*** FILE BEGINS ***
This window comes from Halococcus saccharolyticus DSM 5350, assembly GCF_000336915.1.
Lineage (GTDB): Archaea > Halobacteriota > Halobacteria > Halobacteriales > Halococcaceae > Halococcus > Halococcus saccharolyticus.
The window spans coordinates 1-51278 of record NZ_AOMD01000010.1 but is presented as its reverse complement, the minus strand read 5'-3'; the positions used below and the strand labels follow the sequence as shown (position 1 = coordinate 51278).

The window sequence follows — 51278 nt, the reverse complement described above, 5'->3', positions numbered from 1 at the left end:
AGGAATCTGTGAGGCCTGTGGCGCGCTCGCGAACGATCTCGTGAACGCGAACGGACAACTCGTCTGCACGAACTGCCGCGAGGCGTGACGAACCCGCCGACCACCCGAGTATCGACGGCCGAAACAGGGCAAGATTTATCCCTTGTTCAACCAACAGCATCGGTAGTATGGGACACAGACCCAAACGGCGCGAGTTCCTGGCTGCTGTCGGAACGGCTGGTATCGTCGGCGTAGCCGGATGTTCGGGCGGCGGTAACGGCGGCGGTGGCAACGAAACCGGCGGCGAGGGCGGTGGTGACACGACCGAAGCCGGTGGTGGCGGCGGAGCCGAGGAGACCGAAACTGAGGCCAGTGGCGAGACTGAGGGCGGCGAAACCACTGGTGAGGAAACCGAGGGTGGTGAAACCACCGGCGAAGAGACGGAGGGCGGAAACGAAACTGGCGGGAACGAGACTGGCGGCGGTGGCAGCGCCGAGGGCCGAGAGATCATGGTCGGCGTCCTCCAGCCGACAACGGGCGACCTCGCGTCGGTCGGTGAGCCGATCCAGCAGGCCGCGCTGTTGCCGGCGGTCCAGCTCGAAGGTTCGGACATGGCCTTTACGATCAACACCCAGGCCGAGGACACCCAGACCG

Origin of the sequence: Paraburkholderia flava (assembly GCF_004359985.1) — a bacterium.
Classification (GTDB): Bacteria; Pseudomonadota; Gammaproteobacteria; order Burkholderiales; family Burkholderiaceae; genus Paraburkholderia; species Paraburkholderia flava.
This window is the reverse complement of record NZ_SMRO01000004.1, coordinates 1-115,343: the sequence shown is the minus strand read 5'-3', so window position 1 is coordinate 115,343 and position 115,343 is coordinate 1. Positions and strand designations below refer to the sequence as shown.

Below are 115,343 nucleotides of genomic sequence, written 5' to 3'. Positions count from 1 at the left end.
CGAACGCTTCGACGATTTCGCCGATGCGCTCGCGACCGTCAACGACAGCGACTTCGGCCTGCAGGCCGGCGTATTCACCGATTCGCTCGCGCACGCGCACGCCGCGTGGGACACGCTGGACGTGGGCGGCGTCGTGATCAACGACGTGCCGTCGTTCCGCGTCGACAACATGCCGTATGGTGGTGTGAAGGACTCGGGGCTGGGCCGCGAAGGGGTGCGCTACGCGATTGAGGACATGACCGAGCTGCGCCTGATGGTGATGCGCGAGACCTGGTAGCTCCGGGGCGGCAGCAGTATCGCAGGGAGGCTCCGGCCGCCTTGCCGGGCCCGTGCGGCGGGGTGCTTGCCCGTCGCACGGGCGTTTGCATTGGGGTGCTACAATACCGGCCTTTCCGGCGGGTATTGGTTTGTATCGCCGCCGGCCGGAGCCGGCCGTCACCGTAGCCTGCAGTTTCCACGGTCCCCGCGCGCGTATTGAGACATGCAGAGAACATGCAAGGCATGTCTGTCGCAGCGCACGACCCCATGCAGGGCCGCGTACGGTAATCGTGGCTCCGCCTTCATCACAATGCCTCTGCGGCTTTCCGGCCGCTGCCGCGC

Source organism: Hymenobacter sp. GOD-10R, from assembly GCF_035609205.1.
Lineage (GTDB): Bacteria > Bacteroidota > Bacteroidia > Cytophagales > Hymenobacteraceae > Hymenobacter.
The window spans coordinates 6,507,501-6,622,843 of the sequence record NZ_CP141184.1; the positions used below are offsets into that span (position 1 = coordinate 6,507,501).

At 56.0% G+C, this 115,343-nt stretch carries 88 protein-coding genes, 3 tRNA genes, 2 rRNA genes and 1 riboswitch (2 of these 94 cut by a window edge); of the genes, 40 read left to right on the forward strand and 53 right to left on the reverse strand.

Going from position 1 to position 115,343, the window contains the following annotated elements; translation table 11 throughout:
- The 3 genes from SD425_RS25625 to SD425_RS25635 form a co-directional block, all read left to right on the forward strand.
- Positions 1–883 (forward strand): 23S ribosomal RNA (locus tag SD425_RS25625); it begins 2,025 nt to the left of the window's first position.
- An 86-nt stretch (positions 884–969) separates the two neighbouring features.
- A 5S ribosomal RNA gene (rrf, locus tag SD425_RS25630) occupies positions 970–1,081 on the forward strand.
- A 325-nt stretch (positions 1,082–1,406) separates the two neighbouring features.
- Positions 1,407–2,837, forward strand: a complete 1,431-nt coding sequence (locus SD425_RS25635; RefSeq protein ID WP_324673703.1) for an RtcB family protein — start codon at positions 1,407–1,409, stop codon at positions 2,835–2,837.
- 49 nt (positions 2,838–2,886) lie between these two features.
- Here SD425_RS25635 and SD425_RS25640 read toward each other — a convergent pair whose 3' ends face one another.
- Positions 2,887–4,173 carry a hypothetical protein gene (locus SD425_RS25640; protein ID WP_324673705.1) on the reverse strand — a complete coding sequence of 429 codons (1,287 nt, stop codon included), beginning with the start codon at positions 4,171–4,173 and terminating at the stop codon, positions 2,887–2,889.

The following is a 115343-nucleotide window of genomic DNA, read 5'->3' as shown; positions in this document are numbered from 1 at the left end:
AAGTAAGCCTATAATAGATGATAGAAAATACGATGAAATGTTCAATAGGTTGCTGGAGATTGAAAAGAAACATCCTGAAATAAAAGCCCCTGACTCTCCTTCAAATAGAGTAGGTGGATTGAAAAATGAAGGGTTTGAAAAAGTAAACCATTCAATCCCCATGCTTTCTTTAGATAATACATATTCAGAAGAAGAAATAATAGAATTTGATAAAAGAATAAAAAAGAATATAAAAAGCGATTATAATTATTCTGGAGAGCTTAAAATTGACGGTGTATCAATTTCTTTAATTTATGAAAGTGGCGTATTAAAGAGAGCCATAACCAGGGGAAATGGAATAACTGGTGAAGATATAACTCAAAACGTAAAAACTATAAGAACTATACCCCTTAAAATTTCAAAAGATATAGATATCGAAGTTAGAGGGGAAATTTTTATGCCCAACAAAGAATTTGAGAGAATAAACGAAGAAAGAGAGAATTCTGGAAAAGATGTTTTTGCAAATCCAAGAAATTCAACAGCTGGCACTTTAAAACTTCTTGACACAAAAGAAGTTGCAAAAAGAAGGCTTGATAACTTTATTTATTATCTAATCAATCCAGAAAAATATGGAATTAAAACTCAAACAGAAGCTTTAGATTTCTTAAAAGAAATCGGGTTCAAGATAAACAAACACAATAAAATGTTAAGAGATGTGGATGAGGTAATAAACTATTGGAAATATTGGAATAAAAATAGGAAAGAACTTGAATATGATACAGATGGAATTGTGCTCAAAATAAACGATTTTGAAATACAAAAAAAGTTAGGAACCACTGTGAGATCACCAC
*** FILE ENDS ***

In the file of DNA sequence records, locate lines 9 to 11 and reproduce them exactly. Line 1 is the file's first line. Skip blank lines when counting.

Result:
Below are 115,343 nucleotides of genomic sequence, written 5' to 3'. Positions count from 1 at the left end.
CGAACGCTTCGACGATTTCGCCGATGCGCTCGCGACCGTCAACGACAGCGACTTCGGCCTGCAGGCCGGCGTATTCACCGATTCGCTCGCGCACGCGCACGCCGCGTGGGACACGCTGGACGTGGGCGGCGTCGTGATCAACGACGTGCCGTCGTTCCGCGTCGACAACATGCCGTATGGTGGTGTGAAGGACTCGGGGCTGGGCCGCGAAGGGGTGCGCTACGCGATTGAGGACATGACCGAGCTGCGCCTGATGGTGATGCGCGAGACCTGGTAGCTCCGGGGCGGCAGCAGTATCGCAGGGAGGCTCCGGCCGCCTTGCCGGGCCCGTGCGGCGGGGTGCTTGCCCGTCGCACGGGCGTTTGCATTGGGGTGCTACAATACCGGCCTTTCCGGCGGGTATTGGTTTGTATCGCCGCCGGCCGGAGCCGGCCGTCACCGTAGCCTGCAGTTTCCACGGTCCCCGCGCGCGTATTGAGACATGCAGAGAACATGCAAGGCATGTCTGTCGCAGCGCACGACCCCATGCAGGGCCGCGTACGGTAATCGTGGCTCCGCCTTCATCACAATGCCTCTGCGGCTTTCCGGCCGCTGCCGCGC

Source organism: Hymenobacter sp. GOD-10R, from assembly GCF_035609205.1.